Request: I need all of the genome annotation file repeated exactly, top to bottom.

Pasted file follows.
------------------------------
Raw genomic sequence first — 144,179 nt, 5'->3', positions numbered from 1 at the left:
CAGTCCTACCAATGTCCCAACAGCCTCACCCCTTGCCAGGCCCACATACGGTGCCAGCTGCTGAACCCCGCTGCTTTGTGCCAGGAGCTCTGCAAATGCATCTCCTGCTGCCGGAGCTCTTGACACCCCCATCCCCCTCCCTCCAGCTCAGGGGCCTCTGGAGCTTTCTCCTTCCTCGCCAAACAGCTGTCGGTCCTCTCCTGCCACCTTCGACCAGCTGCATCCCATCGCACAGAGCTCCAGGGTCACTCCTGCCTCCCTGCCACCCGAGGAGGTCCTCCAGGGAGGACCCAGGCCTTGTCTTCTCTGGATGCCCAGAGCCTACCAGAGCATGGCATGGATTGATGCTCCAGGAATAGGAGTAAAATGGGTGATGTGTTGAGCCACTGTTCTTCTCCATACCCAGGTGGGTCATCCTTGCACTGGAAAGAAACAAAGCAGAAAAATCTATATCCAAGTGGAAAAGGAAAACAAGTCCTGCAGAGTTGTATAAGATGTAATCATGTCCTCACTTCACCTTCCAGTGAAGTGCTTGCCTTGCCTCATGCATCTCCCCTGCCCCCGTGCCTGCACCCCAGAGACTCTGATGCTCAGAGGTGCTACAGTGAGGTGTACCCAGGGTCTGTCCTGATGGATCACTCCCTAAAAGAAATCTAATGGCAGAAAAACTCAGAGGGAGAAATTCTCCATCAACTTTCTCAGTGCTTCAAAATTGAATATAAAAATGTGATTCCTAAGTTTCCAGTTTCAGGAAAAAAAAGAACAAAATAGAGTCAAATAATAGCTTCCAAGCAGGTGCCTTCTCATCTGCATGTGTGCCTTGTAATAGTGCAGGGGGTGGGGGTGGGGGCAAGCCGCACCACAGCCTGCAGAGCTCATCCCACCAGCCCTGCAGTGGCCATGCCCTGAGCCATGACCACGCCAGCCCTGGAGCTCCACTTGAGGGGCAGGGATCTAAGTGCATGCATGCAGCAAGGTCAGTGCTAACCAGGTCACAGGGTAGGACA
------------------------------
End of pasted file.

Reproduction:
Raw genomic sequence first — 144,179 nt, 5'->3', positions numbered from 1 at the left:
CAGTCCTACCAATGTCCCAACAGCCTCACCCCTTGCCAGGCCCACATACGGTGCCAGCTGCTGAACCCCGCTGCTTTGTGCCAGGAGCTCTGCAAATGCATCTCCTGCTGCCGGAGCTCTTGACACCCCCATCCCCCTCCCTCCAGCTCAGGGGCCTCTGGAGCTTTCTCCTTCCTCGCCAAACAGCTGTCGGTCCTCTCCTGCCACCTTCGACCAGCTGCATCCCATCGCACAGAGCTCCAGGGTCACTCCTGCCTCCCTGCCACCCGAGGAGGTCCTCCAGGGAGGACCCAGGCCTTGTCTTCTCTGGATGCCCAGAGCCTACCAGAGCATGGCATGGATTGATGCTCCAGGAATAGGAGTAAAATGGGTGATGTGTTGAGCCACTGTTCTTCTCCATACCCAGGTGGGTCATCCTTGCACTGGAAAGAAACAAAGCAGAAAAATCTATATCCAAGTGGAAAAGGAAAACAAGTCCTGCAGAGTTGTATAAGATGTAATCATGTCCTCACTTCACCTTCCAGTGAAGTGCTTGCCTTGCCTCATGCATCTCCCCTGCCCCCGTGCCTGCACCCCAGAGACTCTGATGCTCAGAGGTGCTACAGTGAGGTGTACCCAGGGTCTGTCCTGATGGATCACTCCCTAAAAGAAATCTAATGGCAGAAAAACTCAGAGGGAGAAATTCTCCATCAACTTTCTCAGTGCTTCAAAATTGAATATAAAAATGTGATTCCTAAGTTTCCAGTTTCAGGAAAAAAAAGAACAAAATAGAGTCAAATAATAGCTTCCAAGCAGGTGCCTTCTCATCTGCATGTGTGCCTTGTAATAGTGCAGGGGGTGGGGGTGGGGGCAAGCCGCACCACAGCCTGCAGAGCTCATCCCACCAGCCCTGCAGTGGCCATGCCCTGAGCCATGACCACGCCAGCCCTGGAGCTCCACTTGAGGGGCAGGGATCTAAGTGCATGCATGCAGCAAGGTCAGTGCTAACCAGGTCACAGGGTAGGACA